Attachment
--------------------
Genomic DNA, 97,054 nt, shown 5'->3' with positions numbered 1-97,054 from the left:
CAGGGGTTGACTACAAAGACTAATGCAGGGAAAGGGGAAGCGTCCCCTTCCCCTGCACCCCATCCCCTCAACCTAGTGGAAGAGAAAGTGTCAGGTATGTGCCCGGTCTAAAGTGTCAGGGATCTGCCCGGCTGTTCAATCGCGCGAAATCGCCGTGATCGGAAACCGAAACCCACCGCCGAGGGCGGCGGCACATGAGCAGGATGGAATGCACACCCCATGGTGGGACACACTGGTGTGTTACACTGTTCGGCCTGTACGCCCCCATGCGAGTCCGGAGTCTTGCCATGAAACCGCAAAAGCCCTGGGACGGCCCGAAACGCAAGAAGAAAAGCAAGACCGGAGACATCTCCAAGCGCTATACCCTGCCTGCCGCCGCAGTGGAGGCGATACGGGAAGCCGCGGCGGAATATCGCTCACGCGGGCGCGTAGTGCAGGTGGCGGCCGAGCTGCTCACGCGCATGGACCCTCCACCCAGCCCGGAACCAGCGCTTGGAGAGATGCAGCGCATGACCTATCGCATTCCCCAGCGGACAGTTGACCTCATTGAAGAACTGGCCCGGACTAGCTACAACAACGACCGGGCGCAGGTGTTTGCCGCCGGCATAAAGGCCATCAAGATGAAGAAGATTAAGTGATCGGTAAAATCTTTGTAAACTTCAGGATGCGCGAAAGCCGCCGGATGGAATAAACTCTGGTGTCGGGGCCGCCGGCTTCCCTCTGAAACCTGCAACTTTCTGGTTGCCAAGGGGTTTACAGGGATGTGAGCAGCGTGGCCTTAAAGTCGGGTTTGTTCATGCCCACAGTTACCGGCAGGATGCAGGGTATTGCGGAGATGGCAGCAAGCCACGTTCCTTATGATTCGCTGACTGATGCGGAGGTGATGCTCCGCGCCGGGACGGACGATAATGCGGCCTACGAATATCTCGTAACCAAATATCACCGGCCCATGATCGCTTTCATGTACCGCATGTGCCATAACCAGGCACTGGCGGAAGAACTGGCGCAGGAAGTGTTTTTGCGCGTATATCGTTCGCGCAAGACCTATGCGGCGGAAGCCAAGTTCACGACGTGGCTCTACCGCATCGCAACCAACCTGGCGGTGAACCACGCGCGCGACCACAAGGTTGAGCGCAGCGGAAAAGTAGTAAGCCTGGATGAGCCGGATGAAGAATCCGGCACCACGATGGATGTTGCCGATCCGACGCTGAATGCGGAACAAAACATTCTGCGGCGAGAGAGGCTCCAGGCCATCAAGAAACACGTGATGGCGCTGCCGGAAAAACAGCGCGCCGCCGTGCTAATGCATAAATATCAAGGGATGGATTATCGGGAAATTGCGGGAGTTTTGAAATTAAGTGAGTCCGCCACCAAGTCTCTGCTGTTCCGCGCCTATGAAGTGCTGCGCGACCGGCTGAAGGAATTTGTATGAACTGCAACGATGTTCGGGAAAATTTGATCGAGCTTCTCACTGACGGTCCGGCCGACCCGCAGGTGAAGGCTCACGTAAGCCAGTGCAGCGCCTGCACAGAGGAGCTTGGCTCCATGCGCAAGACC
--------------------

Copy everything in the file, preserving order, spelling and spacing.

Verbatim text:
Genomic DNA, 97,054 nt, shown 5'->3' with positions numbered 1-97,054 from the left:
CAGGGGTTGACTACAAAGACTAATGCAGGGAAAGGGGAAGCGTCCCCTTCCCCTGCACCCCATCCCCTCAACCTAGTGGAAGAGAAAGTGTCAGGTATGTGCCCGGTCTAAAGTGTCAGGGATCTGCCCGGCTGTTCAATCGCGCGAAATCGCCGTGATCGGAAACCGAAACCCACCGCCGAGGGCGGCGGCACATGAGCAGGATGGAATGCACACCCCATGGTGGGACACACTGGTGTGTTACACTGTTCGGCCTGTACGCCCCCATGCGAGTCCGGAGTCTTGCCATGAAACCGCAAAAGCCCTGGGACGGCCCGAAACGCAAGAAGAAAAGCAAGACCGGAGACATCTCCAAGCGCTATACCCTGCCTGCCGCCGCAGTGGAGGCGATACGGGAAGCCGCGGCGGAATATCGCTCACGCGGGCGCGTAGTGCAGGTGGCGGCCGAGCTGCTCACGCGCATGGACCCTCCACCCAGCCCGGAACCAGCGCTTGGAGAGATGCAGCGCATGACCTATCGCATTCCCCAGCGGACAGTTGACCTCATTGAAGAACTGGCCCGGACTAGCTACAACAACGACCGGGCGCAGGTGTTTGCCGCCGGCATAAAGGCCATCAAGATGAAGAAGATTAAGTGATCGGTAAAATCTTTGTAAACTTCAGGATGCGCGAAAGCCGCCGGATGGAATAAACTCTGGTGTCGGGGCCGCCGGCTTCCCTCTGAAACCTGCAACTTTCTGGTTGCCAAGGGGTTTACAGGGATGTGAGCAGCGTGGCCTTAAAGTCGGGTTTGTTCATGCCCACAGTTACCGGCAGGATGCAGGGTATTGCGGAGATGGCAGCAAGCCACGTTCCTTATGATTCGCTGACTGATGCGGAGGTGATGCTCCGCGCCGGGACGGACGATAATGCGGCCTACGAATATCTCGTAACCAAATATCACCGGCCCATGATCGCTTTCATGTACCGCATGTGCCATAACCAGGCACTGGCGGAAGAACTGGCGCAGGAAGTGTTTTTGCGCGTATATCGTTCGCGCAAGACCTATGCGGCGGAAGCCAAGTTCACGACGTGGCTCTACCGCATCGCAACCAACCTGGCGGTGAACCACGCGCGCGACCACAAGGTTGAGCGCAGCGGAAAAGTAGTAAGCCTGGATGAGCCGGATGAAGAATCCGGCACCACGATGGATGTTGCCGATCCGACGCTGAATGCGGAACAAAACATTCTGCGGCGAGAGAGGCTCCAGGCCATCAAGAAACACGTGATGGCGCTGCCGGAAAAACAGCGCGCCGCCGTGCTAATGCATAAATATCAAGGGATGGATTATCGGGAAATTGCGGGAGTTTTGAAATTAAGTGAGTCCGCCACCAAGTCTCTGCTGTTCCGCGCCTATGAAGTGCTGCGCGACCGGCTGAAGGAATTTGTATGAACTGCAACGATGTTCGGGAAAATTTGATCGAGCTTCTCACTGACGGTCCGGCCGACCCGCAGGTGAAGGCTCACGTAAGCCAGTGCAGCGCCTGCACAGAGGAGCTTGGCTCCATGCGCAAGACC